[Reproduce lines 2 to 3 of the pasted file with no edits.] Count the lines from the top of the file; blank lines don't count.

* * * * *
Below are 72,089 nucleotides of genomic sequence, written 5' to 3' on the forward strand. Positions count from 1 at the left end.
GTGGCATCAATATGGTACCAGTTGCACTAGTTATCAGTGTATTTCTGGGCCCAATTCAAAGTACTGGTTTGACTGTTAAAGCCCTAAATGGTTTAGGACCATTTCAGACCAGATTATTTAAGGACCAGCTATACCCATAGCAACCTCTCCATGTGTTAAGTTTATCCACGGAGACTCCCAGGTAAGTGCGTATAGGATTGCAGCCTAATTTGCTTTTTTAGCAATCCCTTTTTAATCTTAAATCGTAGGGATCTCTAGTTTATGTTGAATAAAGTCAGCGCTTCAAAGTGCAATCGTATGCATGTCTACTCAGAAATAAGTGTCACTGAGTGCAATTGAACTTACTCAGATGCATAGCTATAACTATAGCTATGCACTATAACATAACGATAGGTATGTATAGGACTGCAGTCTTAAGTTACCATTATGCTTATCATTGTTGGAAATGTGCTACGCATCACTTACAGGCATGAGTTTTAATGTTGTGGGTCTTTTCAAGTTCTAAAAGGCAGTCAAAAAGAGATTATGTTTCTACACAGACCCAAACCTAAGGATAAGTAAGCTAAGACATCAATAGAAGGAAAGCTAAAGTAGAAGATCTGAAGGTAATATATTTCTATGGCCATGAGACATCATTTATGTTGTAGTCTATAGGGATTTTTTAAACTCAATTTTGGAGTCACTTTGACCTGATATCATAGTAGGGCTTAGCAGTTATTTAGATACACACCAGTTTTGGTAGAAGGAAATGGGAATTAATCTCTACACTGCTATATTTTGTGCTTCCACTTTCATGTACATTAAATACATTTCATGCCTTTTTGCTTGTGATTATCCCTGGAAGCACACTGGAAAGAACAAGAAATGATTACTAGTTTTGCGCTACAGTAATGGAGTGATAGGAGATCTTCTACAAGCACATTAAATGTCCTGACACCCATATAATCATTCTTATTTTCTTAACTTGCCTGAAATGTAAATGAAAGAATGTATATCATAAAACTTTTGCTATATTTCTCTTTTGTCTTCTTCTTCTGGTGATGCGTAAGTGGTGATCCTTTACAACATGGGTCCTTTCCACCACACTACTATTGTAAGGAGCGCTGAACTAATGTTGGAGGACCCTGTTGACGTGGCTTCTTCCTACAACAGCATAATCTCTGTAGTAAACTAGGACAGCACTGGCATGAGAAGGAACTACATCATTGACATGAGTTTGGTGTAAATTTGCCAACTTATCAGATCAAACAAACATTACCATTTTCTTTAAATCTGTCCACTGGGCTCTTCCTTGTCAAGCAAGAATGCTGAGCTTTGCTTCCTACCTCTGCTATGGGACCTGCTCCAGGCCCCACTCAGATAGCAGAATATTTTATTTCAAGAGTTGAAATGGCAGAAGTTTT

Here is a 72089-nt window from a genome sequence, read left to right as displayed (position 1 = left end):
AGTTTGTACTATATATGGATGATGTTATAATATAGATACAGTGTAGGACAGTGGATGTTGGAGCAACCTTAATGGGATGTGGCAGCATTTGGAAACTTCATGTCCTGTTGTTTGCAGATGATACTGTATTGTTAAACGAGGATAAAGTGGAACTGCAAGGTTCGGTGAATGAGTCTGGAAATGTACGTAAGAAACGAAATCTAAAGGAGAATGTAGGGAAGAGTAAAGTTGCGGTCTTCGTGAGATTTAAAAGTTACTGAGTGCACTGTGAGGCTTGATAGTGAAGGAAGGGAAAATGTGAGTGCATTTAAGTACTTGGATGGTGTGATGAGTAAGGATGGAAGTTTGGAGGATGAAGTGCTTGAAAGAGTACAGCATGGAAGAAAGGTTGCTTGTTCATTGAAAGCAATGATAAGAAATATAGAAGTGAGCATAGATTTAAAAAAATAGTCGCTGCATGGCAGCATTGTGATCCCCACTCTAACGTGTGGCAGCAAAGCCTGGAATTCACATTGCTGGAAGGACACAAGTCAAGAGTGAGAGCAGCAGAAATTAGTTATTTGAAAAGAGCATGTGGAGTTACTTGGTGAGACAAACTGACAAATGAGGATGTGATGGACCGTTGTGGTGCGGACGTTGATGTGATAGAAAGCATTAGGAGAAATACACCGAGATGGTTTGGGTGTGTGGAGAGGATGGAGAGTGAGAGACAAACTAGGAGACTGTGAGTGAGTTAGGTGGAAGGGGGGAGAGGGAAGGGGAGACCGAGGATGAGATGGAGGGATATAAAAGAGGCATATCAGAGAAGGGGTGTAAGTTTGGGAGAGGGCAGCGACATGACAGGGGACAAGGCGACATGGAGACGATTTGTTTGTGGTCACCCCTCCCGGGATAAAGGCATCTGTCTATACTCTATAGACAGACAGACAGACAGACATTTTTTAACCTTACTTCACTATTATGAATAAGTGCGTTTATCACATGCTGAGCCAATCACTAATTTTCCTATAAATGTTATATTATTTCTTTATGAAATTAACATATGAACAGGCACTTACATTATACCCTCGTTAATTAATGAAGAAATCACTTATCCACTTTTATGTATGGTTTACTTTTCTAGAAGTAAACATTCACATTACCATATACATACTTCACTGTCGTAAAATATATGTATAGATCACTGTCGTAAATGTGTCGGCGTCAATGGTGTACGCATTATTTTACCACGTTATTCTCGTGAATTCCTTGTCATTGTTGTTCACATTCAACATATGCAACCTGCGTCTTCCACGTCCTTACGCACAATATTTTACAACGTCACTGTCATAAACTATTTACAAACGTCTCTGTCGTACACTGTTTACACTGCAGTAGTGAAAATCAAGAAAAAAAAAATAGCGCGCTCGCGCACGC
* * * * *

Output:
GTGGCATCAATATGGTACCAGTTGCACTAGTTATCAGTGTATTTCTGGGCCCAATTCAAAGTACTGGTTTGACTGTTAAAGCCCTAAATGGTTTAGGACCATTTCAGACCAGATTATTTAAGGACCAGCTATACCCATAGCAACCTCTCCATGTGTTAAGTTTATCCACGGAGACTCCCAGGTAAGTGCGTATAGGATTGCAGCCTAATTTGCTTTTTTAGCAATCCCTTTTTAATCTTAAATCGTAGGGATCTCTAGTTTATGTTGAATAAAGTCAGCGCTTCAAAGTGCAATCGTATGCATGTCTACTCAGAAATAAGTGTCACTGAGTGCAATTGAACTTACTCAGATGCATAGCTATAACTATAGCTATGCACTATAACATAACGATAGGTATGTATAGGACTGCAGTCTTAAGTTACCATTATGCTTATCATTGTTGGAAATGTGCTACGCATCACTTACAGGCATGAGTTTTAATGTTGTGGGTCTTTTCAAGTTCTAAAAGGCAGTCAAAAAGAGATTATGTTTCTACACAGACCCAAACCTAAGGATAAGTAAGCTAAGACATCAATAGAAGGAAAGCTAAAGTAGAAGATCTGAAGGTAATATATTTCTATGGCCATGAGACATCATTTATGTTGTAGTCTATAGGGATTTTTTAAACTCAATTTTGGAGTCACTTTGACCTGATATCATAGTAGGGCTTAGCAGTTATTTAGATACACACCAGTTTTGGTAGAAGGAAATGGGAATTAATCTCTACACTGCTATATTTTGTGCTTCCACTTTCATGTACATTAAATACATTTCATGCCTTTTTGCTTGTGATTATCCCTGGAAGCACACTGGAAAGAACAAGAAATGATTACTAGTTTTGCGCTACAGTAATGGAGTGATAGGAGATCTTCTACAAGCACATTAAATGTCCTGACACCCATATAATCATTCTTATTTTCTTAACTTGCCTGAAATGTAAATGAAAGAATGTATATCATAAAACTTTTGCTATATTTCTCTTTTGTCTTCTTCTTCTGGTGATGCGTAAGTGGTGATCCTTTACAACATGGGTCCTTTCCACCACACTACTATTGTAAGGAGCGCTGAACTAATGTTGGAGGACCCTGTTGACGTGGCTTCTTCCTACAACAGCATAATCTCTGTAGTAAACTAGGACAGCACTGGCATGAGAAGGAACTACATCATTGACATGAGTTTGGTGTAAATTTGCCAACTTATCAGATCAAACAAACATTACCATTTTCTTTAAATCTGTCCACTGGGCTCTTCCTTGTCAAGCAAGAATGCTGAGCTTTGCTTCCTACCTCTGCTATGGGACCTGCTCCAGGCCCCACTCAGATAGCAGAATATTTTATTTCAAGAGTTGAAATGGCAGAAGTTTT

Here is a 72089-nt window from a genome sequence, read left to right as displayed (position 1 = left end):